- West Africa
- Immigration - Sex work
Mali’s prostitution gold mines a transit point to Europe?
Sex workers in search of their new eldorado
Bars of a new genre are flourishing in Sanso since Morila gold mine opened in 2001 in Mali. The keepers of the place are prostitutes, most of them Nigerian women brought here against their will. The girls can be found in the vicinity of the gold mines dotted over the country.
In Mali, Morila gold mine has become a source of income for prostitutes. The sex workers operate from the six bars in Sanso, a city located only a few kilometers away from the mine.
"After the opening of Morila in 2001, people began to open bars. At that time, there were ten girls per bar, all of them Nigerian." said Mohammed Maiga, in charge of the HIV/STD prevention among Sanso prostitutes.
"Young women are fooled into believing that they are on their way to Spain or somewhere else and during the trip, they are asked to settle near the gold mines to trade their bodies" he Maiga continues.
A young Nigerian woman interviewed by Afrik-news.com tells us: "A woman came to see me after school and promised me a job in Senegal. I never got there. Instead, I landed in Sanso, where I was forced to prostitute myself."
Prostitutes as business women
To overcome this situation, these young women have no other option but to multiply tricks to reimburse the transport expenses from Nigeria to Mali they owe their "pimp". But with a 15 000 CFA (22, 50 euros) monthly rent for a room vis-à-vis services that do not exceed 2,000 CFA (3 euros) per session, it takes them more than six months to raise the money.
"Some girls leave Mali once they’ve paid their ’debts’. But others decide to accumulate their financial gains to invest later in their country." Mr Maiga says.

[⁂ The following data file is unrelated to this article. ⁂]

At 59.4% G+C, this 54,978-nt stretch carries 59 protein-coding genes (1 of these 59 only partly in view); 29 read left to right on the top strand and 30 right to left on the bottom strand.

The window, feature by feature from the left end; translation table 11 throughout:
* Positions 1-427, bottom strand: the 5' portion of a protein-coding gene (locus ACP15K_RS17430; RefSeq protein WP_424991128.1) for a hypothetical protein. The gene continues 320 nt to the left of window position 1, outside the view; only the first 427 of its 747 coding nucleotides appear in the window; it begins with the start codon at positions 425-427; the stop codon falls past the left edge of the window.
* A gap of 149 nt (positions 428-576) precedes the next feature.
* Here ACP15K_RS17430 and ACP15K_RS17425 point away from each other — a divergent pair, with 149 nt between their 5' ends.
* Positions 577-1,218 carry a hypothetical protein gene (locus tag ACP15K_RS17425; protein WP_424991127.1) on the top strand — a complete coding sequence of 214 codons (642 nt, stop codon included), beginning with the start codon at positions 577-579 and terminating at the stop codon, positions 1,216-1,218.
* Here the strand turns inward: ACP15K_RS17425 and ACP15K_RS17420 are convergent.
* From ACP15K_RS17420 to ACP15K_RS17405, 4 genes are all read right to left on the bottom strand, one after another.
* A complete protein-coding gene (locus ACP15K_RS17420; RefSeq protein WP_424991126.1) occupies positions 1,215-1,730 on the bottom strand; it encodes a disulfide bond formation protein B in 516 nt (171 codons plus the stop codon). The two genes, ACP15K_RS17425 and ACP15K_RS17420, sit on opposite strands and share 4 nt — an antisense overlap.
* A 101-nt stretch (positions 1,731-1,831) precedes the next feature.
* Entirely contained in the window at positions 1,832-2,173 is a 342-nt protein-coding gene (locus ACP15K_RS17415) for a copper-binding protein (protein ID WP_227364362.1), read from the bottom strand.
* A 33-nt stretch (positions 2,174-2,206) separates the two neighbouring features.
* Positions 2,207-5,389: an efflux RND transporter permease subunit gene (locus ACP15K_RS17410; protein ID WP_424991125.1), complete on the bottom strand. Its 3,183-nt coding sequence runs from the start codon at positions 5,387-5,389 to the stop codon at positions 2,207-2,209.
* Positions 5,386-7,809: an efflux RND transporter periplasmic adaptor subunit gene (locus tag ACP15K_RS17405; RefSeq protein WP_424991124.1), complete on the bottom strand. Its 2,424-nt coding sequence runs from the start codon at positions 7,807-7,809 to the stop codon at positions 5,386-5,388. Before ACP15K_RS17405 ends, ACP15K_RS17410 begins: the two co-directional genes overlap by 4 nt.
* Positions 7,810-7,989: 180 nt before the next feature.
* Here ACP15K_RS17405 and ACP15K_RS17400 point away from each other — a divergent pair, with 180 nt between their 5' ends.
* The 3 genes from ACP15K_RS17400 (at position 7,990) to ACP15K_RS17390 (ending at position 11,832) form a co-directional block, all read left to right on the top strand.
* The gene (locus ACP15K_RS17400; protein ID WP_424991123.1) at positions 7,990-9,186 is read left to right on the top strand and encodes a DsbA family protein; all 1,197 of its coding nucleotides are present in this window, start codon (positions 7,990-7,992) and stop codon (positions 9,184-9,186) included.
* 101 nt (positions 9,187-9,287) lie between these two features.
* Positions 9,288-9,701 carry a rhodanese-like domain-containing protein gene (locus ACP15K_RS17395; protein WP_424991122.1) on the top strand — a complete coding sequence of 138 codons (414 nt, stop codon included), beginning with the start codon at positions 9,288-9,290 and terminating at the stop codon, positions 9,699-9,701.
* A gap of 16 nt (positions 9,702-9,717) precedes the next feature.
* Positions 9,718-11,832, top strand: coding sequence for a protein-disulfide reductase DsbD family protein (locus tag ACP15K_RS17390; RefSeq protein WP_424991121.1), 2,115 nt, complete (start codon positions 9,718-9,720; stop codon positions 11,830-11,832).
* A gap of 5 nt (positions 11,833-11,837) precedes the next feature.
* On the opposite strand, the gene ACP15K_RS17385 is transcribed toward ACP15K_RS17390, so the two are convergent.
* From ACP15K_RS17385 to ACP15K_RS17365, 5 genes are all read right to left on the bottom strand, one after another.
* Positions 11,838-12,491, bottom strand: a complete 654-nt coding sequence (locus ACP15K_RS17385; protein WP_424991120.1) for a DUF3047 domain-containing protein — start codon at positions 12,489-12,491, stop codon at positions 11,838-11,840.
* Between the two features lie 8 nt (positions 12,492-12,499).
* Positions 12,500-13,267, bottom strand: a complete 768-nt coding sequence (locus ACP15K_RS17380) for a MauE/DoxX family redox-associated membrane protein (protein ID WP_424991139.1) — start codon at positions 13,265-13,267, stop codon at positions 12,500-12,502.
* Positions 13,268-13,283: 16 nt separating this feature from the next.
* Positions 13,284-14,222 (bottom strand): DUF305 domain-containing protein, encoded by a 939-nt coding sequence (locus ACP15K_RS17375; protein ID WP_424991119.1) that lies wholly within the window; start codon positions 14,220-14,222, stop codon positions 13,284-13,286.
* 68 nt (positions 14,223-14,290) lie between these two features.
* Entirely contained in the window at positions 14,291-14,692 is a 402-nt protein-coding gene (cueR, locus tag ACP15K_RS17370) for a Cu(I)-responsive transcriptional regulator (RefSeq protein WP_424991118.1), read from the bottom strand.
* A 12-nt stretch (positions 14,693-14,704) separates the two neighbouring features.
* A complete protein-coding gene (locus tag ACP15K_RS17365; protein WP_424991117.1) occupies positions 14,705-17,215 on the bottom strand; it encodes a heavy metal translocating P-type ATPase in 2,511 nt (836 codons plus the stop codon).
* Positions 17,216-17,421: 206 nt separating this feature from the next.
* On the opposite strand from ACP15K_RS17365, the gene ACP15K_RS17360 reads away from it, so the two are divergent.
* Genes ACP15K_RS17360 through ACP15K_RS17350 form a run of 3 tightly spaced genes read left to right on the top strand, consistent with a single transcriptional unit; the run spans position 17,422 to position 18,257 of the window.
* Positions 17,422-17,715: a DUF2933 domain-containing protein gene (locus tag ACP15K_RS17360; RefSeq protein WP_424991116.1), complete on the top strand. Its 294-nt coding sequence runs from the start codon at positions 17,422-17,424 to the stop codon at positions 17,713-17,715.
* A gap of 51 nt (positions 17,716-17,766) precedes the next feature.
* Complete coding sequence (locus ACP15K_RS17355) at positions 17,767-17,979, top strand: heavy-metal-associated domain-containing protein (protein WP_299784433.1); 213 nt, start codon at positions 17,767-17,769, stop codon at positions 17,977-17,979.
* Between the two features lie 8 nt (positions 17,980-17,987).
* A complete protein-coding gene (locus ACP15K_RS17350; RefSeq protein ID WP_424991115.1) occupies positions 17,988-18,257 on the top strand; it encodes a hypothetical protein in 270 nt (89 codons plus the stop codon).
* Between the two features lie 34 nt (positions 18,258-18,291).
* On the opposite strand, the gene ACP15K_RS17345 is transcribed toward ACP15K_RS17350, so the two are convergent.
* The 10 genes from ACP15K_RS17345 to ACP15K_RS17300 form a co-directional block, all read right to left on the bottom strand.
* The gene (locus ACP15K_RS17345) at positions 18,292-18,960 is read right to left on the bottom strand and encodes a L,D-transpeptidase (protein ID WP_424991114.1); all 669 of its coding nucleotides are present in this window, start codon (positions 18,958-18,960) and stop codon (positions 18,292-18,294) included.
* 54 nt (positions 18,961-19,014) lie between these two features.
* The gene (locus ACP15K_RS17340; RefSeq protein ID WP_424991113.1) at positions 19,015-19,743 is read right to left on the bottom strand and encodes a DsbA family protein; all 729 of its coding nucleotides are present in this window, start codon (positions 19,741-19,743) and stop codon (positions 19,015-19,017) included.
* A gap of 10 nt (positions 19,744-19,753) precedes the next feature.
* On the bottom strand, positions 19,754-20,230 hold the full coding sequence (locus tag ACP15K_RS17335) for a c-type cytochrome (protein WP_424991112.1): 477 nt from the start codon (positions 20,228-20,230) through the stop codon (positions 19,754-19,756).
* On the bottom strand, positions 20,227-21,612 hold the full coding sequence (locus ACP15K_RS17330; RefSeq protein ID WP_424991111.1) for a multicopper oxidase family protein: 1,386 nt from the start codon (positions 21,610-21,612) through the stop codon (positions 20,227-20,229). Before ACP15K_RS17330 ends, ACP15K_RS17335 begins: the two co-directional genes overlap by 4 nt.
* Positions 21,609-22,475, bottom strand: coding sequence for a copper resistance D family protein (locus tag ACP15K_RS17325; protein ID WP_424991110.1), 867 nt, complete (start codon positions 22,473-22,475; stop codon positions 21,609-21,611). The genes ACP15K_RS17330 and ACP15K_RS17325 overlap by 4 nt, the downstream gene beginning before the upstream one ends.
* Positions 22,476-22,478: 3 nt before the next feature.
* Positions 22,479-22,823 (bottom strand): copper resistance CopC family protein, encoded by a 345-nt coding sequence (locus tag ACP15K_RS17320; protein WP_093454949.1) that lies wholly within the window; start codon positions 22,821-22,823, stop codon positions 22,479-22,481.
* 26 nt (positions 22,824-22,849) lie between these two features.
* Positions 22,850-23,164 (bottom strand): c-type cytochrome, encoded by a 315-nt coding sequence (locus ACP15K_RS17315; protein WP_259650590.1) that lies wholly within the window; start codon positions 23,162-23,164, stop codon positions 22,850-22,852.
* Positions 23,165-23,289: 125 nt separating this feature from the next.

Since the 2007 opening of Syama mine, near Sikasso in Eastern Mali, a significant number of the Sanso prostitutes’ customers have left with the hope of making more money at the new mine.
As a result, sex workers have also migrated to find more substantial incomes. "Today, there are only three bars in Sanso with an average of eight prostitutes per bar," recounts the man in charge of HIV/STD prevention among the Sanso prostitutes.
Prostitution equals danger
As for issues linked to the AIDS endemic in Africa, Mr. Maiga, who prostitutes call "condom teacher", says that although "in most cases, the girls succeed in making their clients use condoms", the situation is different "with their Nigerian ’boyfriends’ who accompany them. It is more complicated," he explains.
Prostitution has harmful effects on Sanso’s youth who, lured by money, have also begun to prostitute themselves. "They operate discreetly, and it’s impossible for us to follow them. They have no protection," Maiga says, suggesting a danger in the spread of sexually transmitted diseases.
A business monitored by police officers
According to sources from Morila mines, Sanso police officers use the prostitutes as their accomplices to extort money from people.
"Sometimes the prostitutes would befriend people and then later denounce them for sexual harassment or abuse ... before asking for money in exchange for the officer’s silence".
Given the rise in the number of gold mines in Mali, a country which counts gold among its premier natural resources, concerns over the extension of prostitution and HIV/AIDS, as it were, have been raised by experts.